Last Updated on Tuesday, 21 April 2020, 19:25 by Writer
Reproduced from the Jamaica Gleaner
Digicel Group chairman Denis O’Brien has put up the telecoms regional headquarters on the Kingston, Jamaica, waterfront as collateral under a debt deal with bondholders.
The Digicel founder committed to putting up US$50 million – half in cash and the rest in the building – to sweeten the deal under which the telecoms is seeking to refinance its debt, the company’s spokeswoman confirmed. Digicel wants to shave as much as US$1.7 billion off the US$7 billion it owes bondholders by swapping out a series of bonds.
The offer to bondholders will close on April 28, but already, the offer has got substantial take-up, enough to pronounce it successful. One of the four bonds, for example, had already got 98 per cent acceptance at midweek.
However, some Jamaican holders of the bonds are among those still to make a decision.
Meeting Future Payments
Local broker NCB Capital Markets advised its clients to consider taking up the offer and then selling the replacement bonds thereafter, saying that Digicel would still be highly leveraged even after the debt swap and may find it challenging to meet future payments.
“We continue to maintain that investors reduce their exposure to Digicel. That said, we are recommending that investors either attempt to sell the bonds at current market prices or accept the offer then sell the bonds afterwards,” NCB Capital said in its notice to clients.
An NCB Capital spokesperson also told the Gleaner Financial that the brokerage has been givng similar advice to its clients since 2017.
One Jamaican bondholder told the Gleaner Financial that she has tried to sell her Digicel bonds in the past but faced challenges when trying to exit the investment. She is among those still weighing whether to accept the current offer.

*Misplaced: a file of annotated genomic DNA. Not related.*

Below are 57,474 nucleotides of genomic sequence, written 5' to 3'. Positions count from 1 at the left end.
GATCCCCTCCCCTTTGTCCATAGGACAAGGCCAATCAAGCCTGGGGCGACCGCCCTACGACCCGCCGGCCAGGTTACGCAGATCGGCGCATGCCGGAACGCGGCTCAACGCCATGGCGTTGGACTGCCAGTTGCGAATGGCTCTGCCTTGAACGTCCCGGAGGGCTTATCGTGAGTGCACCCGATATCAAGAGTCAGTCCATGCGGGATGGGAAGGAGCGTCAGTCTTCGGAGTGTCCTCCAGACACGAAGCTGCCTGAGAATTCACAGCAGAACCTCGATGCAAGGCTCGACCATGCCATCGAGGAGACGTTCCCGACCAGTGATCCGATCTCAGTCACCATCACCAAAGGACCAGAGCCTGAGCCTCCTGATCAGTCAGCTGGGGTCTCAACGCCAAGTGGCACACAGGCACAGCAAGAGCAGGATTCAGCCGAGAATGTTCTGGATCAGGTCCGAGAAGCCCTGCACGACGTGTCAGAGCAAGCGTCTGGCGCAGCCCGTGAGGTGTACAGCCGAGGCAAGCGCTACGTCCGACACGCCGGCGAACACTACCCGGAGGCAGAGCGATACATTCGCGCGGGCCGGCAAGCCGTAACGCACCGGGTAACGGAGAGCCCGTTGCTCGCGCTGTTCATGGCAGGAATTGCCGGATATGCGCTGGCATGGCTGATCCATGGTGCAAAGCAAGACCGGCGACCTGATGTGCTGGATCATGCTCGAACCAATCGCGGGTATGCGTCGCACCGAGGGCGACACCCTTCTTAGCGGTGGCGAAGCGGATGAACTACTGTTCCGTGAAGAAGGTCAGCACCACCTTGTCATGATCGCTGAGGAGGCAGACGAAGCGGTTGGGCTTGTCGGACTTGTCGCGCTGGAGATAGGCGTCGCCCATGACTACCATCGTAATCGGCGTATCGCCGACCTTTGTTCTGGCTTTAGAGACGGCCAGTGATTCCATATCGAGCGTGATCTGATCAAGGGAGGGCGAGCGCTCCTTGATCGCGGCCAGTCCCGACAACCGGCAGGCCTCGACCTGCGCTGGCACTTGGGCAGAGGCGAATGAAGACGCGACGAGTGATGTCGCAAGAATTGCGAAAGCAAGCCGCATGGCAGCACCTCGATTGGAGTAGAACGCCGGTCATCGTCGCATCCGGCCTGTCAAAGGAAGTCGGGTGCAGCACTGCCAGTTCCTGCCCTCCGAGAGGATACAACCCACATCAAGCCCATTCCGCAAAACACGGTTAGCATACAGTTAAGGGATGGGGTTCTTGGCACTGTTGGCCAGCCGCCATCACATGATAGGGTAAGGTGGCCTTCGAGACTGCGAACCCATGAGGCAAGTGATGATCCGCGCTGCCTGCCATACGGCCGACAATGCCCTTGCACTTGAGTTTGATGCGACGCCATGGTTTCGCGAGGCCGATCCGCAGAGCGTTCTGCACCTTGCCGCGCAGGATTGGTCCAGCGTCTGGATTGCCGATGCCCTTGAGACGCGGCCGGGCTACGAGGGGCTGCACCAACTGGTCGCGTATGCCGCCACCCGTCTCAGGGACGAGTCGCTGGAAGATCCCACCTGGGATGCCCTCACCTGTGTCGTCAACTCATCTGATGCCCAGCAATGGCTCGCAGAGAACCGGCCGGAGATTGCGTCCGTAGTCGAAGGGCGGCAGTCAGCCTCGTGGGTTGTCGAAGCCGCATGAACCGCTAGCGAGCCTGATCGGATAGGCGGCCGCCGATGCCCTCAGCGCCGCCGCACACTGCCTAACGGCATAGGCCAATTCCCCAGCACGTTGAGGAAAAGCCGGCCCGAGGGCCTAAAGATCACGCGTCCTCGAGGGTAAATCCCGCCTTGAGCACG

The new debt deal aims to cut Digicel’s borrowings by US$1.7 billion to US$5.3 billion but could fall short.
The offer, however, comes a year after another round of refinancing that NCB Capital described as “complicated”. That refinancing transaction swapped nearly US$2 billion of debt maturing in 2020 for new notes due in 2022.
Acceptance From Bondholders
Last week, Digicel Group said it received acceptance from bondholders as follows: 97 per cent of the DGL One 8.25 notes; 86.9 per cent for the DGL Two 8.25; 87 per cent of the DGL Two 9.125 and related notes; 88.15 per cent of the DL 6.0; and 5.28 per cent of a series of other notes.
“All of the offers involve a principal haircut to varying degrees,” said NCB Capital. “Most of the Digicel bonds are trading at deeply distressed levels. In a sign of how tight its cash flows have become, the company skipped interest payments due March 30 on some of the notes included in the exchange, and some of the interest on the new notes will be paid in the form of more notes rather than in cash,” the brokerage said.
The Digicel headquarters, an 11-storey building overlooking the Kingston coastline, was developed over two years and became operational in early 2013. The investment disclosed at the launch of construction in 2010 was US$65 million, or almost three times the US$25 million the value it represents in the telecom’s current debt deal with bondholders.